STEM Through Play: Facilitating Classroom Engagement
Speedometry is a fourth grade curriculum unit designed to promote knowledge, interest and engagement in science, technology, engineering and mathematics (STEM). Research shows not all elementary teachers feel comfortable teaching science. For those who do feel prepared, lack of resources pose a continuing challenge. Many classrooms are supplied with science textbooks, which teachers use for content and assignments, but students miss out on the exciting experiential components of STEM learning. Speedometry was designed to create opportunities in the classroom for group work, problem solving, and hands-on learning to make science learning fun and engaging. The two-week curriculum is based on the 5E instructional model:
Utilizing an inquiry-based approach to learning, the 5E model allows teachers to step back and let students actively direct many parts of the lesson. Teachers interact with students by observing them in small groups, asking guided questions, and prompting students to develop their own questions and facilitate discussion. Each element of the 5E model coupled with the lessons and materials related to Speedometry helps students engage in the inquiry process.
At the core of Speedometry is the idea that it is possible to get students excited about science early on.
The Five Es
The 5E learning cycle begins with engagement. In this phase, we see that the value of engagement is most apparent during the core part of lessons. This may consist of an event, an observation or a set of questions that serves as a hook or point of entry to draw in student interest. In this phase, students view a video of a life-size Hot Wheels car going down a ramp. Based on classroom observation data, it was evident that this phase created a lot of interest and excitement and students could not wait to jump into the activities. Data from a pilot study in 18 classrooms showed that the Speedometry group showed significant interest in the curriculum.
In the next phase, students explore the cars and tracks in small groups and begin to figure how to build ramps and utilize all their materials. This is the part of the lesson that most resembles what many teachers in their interviews describe as play time, but it’s not just about fun. Teachers are often surprised by how much the students learn during this phase. Several teachers noted the energy of excitement in their class as they walked around the room and participated in each group. Pilot data showed that 100 percent of teachers reported that their students seemed engaged and motivated during Speedometry lessons.
In this phase, students use concepts they started to probe during the explore phase, formulating questions and constructing explanations about what they observed in the previous phases. Teachers help students clarify their ideas and concepts. This phase is key to engagement because students have to think through what they have done as a team and put their ideas together into explanations.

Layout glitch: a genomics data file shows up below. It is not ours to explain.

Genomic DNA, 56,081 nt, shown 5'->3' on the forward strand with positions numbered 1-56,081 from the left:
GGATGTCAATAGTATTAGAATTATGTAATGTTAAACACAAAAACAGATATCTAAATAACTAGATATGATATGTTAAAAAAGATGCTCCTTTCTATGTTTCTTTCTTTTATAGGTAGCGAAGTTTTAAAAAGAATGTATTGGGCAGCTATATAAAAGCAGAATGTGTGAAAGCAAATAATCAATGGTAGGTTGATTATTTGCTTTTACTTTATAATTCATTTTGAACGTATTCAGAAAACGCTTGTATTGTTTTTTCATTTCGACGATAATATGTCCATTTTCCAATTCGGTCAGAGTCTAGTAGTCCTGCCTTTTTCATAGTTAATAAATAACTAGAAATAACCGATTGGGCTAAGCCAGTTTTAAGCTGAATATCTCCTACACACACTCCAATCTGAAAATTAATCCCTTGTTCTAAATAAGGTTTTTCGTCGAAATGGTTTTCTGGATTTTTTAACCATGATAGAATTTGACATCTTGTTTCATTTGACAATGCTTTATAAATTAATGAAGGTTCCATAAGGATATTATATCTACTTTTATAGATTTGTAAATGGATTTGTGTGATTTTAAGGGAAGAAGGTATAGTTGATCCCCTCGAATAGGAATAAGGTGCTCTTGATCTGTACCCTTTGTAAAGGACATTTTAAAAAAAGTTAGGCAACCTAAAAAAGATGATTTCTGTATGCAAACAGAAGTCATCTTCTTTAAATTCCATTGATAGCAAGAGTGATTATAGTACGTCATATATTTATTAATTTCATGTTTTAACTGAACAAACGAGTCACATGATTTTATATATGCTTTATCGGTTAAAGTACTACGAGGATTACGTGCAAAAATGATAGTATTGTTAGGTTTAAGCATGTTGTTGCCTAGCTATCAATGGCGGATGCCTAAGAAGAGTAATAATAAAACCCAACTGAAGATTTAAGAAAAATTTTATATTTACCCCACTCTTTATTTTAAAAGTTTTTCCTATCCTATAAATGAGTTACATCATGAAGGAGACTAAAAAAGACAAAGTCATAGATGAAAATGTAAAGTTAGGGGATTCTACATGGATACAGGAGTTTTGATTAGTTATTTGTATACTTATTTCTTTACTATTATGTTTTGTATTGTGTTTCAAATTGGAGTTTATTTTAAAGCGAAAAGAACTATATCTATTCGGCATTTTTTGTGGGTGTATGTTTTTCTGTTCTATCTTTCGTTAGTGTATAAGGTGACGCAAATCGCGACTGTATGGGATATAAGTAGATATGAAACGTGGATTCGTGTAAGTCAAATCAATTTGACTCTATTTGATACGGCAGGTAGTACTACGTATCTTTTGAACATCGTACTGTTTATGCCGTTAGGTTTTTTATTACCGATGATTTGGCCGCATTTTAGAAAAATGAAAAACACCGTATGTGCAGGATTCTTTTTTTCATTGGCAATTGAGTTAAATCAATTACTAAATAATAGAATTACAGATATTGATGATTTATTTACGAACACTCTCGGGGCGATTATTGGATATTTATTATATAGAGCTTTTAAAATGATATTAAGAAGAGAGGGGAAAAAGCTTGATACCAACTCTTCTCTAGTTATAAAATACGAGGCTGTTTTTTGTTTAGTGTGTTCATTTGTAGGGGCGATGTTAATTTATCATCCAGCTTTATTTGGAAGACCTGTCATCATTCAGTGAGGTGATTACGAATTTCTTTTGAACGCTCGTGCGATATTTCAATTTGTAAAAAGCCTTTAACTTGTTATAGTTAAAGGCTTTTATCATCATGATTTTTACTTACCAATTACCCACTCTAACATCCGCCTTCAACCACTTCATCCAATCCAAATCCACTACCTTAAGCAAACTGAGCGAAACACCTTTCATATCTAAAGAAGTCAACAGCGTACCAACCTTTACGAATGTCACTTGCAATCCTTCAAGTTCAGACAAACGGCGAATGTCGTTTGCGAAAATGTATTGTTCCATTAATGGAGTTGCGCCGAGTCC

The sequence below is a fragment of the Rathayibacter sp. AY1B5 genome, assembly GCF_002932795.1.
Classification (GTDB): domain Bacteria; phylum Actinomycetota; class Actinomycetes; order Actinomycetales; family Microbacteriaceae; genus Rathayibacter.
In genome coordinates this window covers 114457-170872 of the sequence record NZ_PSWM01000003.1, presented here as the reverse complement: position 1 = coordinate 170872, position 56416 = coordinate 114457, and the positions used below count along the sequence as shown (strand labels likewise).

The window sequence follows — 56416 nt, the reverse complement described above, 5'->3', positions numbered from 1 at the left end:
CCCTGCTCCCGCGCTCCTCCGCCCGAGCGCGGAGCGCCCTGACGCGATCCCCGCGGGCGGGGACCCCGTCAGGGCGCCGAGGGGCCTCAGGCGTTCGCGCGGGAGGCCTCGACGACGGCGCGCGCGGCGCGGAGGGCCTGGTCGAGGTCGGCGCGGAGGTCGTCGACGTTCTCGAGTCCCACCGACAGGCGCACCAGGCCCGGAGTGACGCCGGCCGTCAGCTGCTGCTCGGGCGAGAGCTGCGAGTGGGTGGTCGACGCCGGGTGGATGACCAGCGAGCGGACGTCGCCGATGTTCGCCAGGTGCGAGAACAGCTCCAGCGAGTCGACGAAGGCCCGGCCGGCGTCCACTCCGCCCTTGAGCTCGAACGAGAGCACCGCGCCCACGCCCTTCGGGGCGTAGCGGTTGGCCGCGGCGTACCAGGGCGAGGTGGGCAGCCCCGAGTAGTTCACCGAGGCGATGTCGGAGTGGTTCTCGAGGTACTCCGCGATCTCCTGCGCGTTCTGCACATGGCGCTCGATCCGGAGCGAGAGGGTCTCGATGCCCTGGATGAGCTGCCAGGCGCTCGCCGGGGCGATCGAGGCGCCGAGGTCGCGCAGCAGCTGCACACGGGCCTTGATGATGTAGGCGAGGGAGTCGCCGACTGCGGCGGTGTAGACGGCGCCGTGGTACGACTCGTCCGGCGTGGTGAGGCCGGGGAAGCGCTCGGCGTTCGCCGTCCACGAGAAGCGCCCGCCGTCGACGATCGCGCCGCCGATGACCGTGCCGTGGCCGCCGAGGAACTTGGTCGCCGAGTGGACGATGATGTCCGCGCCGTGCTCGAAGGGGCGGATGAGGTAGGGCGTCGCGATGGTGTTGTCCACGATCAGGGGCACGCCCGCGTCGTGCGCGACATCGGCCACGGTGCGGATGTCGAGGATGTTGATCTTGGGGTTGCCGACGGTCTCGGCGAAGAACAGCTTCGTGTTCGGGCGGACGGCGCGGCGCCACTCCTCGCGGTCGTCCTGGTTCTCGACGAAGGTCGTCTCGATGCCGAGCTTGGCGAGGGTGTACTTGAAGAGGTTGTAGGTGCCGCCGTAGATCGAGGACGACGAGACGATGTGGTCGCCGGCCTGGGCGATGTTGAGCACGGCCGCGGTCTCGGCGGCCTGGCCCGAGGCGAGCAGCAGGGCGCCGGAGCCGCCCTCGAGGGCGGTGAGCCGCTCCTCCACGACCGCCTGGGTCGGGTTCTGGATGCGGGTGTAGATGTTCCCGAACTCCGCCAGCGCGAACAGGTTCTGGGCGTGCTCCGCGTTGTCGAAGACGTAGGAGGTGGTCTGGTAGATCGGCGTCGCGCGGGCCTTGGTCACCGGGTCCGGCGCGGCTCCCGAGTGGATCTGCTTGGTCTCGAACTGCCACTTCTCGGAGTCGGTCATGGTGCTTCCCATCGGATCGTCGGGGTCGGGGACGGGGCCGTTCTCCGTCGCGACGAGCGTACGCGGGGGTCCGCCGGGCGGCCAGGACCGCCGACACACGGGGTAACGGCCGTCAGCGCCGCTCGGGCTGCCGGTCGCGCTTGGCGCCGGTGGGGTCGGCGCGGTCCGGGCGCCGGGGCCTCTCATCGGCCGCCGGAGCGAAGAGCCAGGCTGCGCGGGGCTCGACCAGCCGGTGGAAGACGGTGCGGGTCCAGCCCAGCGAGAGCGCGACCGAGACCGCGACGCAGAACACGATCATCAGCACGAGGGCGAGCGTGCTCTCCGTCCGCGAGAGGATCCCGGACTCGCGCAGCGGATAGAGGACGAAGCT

This particular phase is meant to extend engagement and reconnect STEM learning to more applied contexts. For example, as part of elaboration, students learn about seat belt safety during collisions. By applying what they have learned to real-world contexts, students engage deeper with the subject matter by connecting to the relevance and meaning of abstract scientific concepts, such as the transfer of energy.
In the final phase, which is intended to be recursive throughout the entire curriculum, students evaluate their own learning. Students engage in dialogue with each other and their teachers to discuss what they have learned and how they arrived at their conclusions. Teachers are able to formatively evaluate students by reading student science notebook entries, daily discussions and group presentations. By evaluating themselves, students engage in critical thinking, and re-establish what they have correctly learned.
The most important aspect of the curriculum is to promote student engagement throughout the entire learning experience. The 5E learning cycle is a model for not only STEM curriculums, but also for student-centered approaches to instruction and classroom environment. Students begin to engage more as they realize that they are guiding their own learning and they are responsible for their own learning outcomes.
Dr. Gale Sinatra is a Professor of Psychology and Education at USC Rossier School of Education. Her areas of expertise include climate science education, evolution education, learning theory, knowledge construction, conceptual change learning, literacy acquisition, assessment, and the public understanding of science.
Ananya Mukhopadhyay is a PhD student at USC Rossier School of Education in Urban Education Policy, specializing in Teacher Learning.